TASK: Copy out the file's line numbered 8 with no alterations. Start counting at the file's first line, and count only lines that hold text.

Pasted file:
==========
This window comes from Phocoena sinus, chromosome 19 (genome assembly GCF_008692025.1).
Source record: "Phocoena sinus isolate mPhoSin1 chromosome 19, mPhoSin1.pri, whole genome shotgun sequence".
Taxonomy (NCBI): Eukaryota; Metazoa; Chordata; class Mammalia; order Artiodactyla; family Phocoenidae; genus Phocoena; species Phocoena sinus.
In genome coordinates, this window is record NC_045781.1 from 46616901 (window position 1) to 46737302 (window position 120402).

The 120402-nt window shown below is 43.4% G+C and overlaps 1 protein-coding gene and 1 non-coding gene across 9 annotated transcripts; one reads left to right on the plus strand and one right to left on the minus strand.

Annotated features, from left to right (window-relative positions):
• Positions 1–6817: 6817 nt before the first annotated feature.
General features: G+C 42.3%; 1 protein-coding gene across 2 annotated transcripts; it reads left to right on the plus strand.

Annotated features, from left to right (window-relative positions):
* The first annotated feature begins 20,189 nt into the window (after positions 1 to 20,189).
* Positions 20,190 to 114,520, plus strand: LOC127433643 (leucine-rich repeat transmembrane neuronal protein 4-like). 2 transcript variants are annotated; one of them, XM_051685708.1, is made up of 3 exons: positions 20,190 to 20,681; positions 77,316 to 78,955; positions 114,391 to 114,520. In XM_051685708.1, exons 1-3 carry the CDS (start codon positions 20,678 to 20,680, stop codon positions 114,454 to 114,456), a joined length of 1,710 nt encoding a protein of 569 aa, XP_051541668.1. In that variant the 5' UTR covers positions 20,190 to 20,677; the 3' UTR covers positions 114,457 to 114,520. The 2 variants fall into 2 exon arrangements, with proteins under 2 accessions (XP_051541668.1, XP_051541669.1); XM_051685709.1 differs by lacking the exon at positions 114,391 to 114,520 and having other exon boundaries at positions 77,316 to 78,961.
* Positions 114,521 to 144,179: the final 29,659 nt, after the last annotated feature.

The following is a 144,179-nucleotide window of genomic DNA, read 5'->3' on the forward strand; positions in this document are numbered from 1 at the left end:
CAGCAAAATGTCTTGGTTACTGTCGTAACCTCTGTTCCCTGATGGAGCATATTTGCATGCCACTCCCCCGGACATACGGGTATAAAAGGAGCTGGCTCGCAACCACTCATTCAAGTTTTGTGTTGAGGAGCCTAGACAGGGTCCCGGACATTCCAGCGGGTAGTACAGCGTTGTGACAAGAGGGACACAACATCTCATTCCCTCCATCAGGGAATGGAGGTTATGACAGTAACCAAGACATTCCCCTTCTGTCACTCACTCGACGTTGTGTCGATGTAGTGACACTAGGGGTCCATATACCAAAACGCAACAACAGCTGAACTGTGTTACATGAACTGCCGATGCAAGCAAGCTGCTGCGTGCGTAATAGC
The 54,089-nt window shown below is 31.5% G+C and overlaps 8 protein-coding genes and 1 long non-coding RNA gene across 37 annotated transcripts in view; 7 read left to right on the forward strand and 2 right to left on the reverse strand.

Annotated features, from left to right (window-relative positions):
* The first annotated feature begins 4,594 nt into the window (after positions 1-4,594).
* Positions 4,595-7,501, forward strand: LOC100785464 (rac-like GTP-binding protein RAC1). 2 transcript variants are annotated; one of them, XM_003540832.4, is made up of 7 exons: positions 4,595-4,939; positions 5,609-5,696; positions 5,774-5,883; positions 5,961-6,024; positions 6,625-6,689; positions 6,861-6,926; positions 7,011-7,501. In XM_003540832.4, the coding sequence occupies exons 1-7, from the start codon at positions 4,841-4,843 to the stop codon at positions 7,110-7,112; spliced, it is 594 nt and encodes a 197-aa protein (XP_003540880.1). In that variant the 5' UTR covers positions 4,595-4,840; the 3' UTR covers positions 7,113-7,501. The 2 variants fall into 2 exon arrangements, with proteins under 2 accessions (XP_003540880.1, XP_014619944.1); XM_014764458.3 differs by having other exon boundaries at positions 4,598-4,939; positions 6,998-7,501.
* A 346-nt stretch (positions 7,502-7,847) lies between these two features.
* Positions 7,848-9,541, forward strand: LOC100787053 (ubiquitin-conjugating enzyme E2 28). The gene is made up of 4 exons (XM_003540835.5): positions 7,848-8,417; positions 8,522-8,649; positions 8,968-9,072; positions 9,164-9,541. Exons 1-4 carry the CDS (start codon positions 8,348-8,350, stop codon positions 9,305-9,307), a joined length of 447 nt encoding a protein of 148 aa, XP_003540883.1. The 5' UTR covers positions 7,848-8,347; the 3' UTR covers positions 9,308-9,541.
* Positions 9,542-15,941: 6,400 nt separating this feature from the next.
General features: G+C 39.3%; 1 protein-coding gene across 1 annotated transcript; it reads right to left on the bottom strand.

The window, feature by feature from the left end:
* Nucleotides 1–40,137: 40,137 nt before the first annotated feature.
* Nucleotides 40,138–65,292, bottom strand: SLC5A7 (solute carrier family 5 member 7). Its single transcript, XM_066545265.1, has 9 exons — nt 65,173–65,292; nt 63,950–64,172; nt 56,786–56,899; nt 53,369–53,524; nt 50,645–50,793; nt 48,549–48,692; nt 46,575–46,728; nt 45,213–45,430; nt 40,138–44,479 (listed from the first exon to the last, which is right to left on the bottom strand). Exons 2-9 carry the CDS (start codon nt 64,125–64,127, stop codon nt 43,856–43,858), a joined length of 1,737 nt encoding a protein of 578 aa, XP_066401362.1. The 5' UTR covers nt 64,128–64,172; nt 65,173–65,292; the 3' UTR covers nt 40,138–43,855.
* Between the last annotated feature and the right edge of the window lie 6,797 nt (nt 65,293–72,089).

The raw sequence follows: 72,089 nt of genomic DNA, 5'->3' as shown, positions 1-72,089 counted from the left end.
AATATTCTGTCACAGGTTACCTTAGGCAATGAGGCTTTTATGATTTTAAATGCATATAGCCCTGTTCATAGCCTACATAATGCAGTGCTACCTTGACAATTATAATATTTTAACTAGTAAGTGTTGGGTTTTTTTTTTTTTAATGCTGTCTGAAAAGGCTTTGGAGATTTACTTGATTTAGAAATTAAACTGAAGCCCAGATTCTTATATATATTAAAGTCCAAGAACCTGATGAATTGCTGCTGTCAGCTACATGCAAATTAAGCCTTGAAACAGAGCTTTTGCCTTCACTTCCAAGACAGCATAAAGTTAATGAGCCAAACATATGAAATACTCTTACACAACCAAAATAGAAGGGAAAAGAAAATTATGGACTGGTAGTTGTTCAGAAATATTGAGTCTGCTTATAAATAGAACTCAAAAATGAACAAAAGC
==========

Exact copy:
General features: G+C 42.3%; 1 protein-coding gene across 2 annotated transcripts; it reads left to right on the plus strand.